In collaboration with the American Association of Bovine Practitioners (AABP) and the National Dairy Shrine, AgriLabs has introduced two novel awards available to young veterinarians actively working with beef and dairy operations. Named as a tribute to Dr. W. Bruce Wren, each award will provide a $5,000 grant for professional-development training, ultimately helping these veterinarians better serve their producer-clients. The first two grants will be awarded in August 2010, with completed applications due June 15, 2010.
“The increasing gap between the number of veterinarians available to serve dairy and beef producers, and the actual need is a much-discussed trend,” says Steve Schram, president and chief executive officer, AgriLabs. “By introducing these grants for deserving young veterinarians, AgriLabs is thrilled to provide significant resources for self-directed professional development while encouraging these veterinarians to remain in large-animal medicine.”
Developing an innovative award
The origin of these innovative awards – the AgriLabs Bruce Wren Continuing-Education Beef Award for Young Veterinarians and the National Dairy Shrine Bruce Wren Young Veterinary Award sponsored by AgriLabs – was in a National Dairy Shrine committee that brought together veterinarians and producers to look at ways to encourage interest in bovine medicine.
“We found that after graduation, there really weren’t many industry-sponsored awards or professional-development opportunities for veterinarians until they had spent many years in practice,” says Dr. M. Gatz Riddell, AABP executive vice president and member of that planning committee. “Yet, the years after graduation are a key time when young veterinarians not only gain experience, but also are likely to decide whether to continue in herd-side practice or move into other career paths. These AgriLabs $5,000 awards will be vital in helping veterinarians gain more experience in individual-animal and herd-production medicine, helping them bring value to their producer-clients for years to come.”
Veterinarians create their own reward
The application process also is unique by design, enabling the winners to create their own award using the $5,000 grant from AgriLabs. While information about the demographics of their veterinary practice will be gathered for background, the judging will be based on two primary criteria:
1. the applicants’ professional-development plan, which describes the skills/knowledge they’d like to improve to become a more valuable resource for their producer-clients and how they’d use the $5,000 grant for this improvement, and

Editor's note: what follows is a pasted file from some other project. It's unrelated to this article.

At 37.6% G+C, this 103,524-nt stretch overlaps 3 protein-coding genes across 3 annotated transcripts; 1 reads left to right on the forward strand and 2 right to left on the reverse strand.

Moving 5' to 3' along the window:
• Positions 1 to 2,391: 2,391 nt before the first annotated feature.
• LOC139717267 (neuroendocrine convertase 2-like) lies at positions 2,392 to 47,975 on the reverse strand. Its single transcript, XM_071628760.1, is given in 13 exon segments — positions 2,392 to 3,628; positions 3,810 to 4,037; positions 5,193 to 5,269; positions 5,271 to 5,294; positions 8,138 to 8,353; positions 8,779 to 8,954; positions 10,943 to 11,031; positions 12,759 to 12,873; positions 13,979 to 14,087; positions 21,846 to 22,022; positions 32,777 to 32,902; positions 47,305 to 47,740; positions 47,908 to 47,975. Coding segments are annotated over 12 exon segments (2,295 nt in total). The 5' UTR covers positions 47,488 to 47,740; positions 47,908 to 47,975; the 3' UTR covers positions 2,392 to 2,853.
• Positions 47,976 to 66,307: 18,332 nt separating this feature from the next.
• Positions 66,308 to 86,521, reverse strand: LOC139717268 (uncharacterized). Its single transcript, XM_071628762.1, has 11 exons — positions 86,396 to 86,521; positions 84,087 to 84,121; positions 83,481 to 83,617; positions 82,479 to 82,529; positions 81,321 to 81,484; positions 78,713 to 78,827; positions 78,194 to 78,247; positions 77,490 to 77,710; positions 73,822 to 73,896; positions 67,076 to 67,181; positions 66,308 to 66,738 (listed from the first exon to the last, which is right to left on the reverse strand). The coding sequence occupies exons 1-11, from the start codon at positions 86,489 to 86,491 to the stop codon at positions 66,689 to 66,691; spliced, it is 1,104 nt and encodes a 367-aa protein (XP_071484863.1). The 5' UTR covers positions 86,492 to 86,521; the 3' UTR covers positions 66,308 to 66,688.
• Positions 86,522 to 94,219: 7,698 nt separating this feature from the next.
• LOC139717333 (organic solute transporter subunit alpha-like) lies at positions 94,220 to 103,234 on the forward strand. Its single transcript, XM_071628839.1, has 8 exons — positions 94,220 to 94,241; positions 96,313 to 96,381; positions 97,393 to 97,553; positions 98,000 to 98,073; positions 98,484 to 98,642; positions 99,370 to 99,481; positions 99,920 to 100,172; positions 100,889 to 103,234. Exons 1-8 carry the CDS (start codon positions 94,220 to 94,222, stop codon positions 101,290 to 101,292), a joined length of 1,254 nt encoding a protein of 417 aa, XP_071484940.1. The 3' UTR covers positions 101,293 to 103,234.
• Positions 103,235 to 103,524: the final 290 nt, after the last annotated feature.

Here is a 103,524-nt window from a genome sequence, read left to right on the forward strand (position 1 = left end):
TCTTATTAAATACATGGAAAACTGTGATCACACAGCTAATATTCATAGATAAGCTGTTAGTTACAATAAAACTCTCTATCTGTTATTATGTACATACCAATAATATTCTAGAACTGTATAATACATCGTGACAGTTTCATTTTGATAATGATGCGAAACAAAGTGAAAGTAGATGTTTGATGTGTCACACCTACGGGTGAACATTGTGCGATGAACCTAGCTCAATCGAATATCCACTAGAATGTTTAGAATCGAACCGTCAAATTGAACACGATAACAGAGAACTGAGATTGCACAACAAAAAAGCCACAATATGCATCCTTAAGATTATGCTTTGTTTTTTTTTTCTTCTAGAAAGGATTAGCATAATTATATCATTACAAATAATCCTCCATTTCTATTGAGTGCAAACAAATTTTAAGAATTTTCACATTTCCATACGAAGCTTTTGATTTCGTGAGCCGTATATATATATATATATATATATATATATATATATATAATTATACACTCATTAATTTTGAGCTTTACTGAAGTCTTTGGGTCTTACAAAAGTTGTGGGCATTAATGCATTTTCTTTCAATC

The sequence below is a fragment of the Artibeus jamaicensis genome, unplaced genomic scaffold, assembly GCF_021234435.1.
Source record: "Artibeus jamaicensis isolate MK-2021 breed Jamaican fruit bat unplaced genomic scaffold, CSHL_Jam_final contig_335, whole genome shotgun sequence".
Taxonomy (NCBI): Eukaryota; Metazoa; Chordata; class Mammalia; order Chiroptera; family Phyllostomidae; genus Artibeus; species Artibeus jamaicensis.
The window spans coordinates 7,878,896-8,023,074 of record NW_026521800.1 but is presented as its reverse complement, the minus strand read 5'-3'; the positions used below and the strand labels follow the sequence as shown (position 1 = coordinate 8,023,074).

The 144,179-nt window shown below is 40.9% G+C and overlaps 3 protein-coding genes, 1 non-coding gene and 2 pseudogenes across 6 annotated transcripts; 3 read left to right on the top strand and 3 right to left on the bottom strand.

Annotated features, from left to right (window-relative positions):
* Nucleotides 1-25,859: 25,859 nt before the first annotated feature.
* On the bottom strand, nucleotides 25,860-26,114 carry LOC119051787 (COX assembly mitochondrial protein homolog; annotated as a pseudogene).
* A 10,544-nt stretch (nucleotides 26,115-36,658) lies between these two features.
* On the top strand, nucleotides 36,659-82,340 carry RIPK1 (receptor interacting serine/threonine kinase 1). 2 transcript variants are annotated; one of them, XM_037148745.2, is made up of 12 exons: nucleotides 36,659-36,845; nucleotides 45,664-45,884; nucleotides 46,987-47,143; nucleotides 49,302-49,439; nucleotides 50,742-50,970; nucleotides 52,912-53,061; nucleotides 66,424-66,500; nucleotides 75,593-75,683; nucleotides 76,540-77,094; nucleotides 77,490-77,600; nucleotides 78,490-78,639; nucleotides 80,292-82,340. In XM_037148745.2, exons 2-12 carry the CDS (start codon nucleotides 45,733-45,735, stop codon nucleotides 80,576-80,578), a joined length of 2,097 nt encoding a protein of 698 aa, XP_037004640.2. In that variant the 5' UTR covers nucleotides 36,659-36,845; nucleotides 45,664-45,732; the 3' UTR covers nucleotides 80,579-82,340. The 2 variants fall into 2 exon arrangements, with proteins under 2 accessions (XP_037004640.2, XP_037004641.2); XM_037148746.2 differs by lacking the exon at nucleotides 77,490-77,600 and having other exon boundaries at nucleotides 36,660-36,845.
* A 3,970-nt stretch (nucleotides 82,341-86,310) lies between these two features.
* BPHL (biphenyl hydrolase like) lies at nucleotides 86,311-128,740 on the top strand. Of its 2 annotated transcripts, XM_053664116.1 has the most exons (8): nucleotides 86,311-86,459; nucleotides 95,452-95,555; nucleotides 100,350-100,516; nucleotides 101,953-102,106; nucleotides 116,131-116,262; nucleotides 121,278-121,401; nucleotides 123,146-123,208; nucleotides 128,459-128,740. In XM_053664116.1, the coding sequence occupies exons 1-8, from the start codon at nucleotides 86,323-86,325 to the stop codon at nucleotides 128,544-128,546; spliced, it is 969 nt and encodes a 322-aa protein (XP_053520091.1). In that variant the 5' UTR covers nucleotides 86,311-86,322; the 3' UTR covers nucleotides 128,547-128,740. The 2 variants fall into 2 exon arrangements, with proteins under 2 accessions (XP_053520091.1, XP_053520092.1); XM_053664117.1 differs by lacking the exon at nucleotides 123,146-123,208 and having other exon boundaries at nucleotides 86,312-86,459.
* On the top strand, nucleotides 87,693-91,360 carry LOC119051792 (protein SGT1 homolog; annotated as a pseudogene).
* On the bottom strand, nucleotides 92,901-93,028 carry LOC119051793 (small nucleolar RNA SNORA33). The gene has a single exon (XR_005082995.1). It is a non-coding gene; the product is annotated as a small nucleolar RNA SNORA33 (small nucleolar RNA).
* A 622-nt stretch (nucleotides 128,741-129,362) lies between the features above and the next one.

2. letters of reference from three individuals (including at least one producer and one veterinarian) who have first-hand knowledge of the applicants’ practice experience and educational interest.
“What’s especially exciting about the new AgriLabs veterinary awards is the variety we’ll likely see in how these young veterinarians plan to improve their skills to become even more effective in bovine medicine,” says Riddell. “The planned professional development funded by the $5,000 grants from AgriLabs could range from participating in technical or business short courses, to advanced training, to ride-along time with an exemplary veterinarian. While each applicant’s experience will be different, the end result will be good not just for the participating veterinarian, but also for producers and the industry.”
Applying for these awards
Applications for the AgriLabs Bruce Wren Continuing-Education Beef Award for Young Veterinarians and the National Dairy Shrine Bruce Wren Young Veterinary Award sponsored by AgriLabs are available at www.aabp.org. The awards are open to veterinarians actively involved with a practice who graduated with a veterinary degree between June 1, 2000 and June 1, 2009.
The professional-development opportunity described in the application can apply to either individual-animal medicine (e.g., diagnosis, treatment, surgery, case management, pain management, patient welfare) or herd-production medicine (e.g., records analysis, disease prevention, production enhancement, benchmarking, biosecurity, food safety).
Building on a legacy of continuing education
These new AgriLabs young-veterinary awards are named in honor of Bruce Wren, D.V.M., Ph.D., who is highly regarded for his commitment to both practical and formal continuing education.
“Bruce’s service to the profession as a practitioner, a teacher, a veterinary pathologist and a technical-services veterinarian has been exemplary,” says Schram. “AgriLabs is so pleased to give back to the profession in his name with this significant award. Whether the young veterinarians receiving these $5,000 continuing-education grants come from single-veterinarian or multi-practitioner practices, or from areas with high or low beef and dairy concentrations, this investment will be good for bovine medicine.”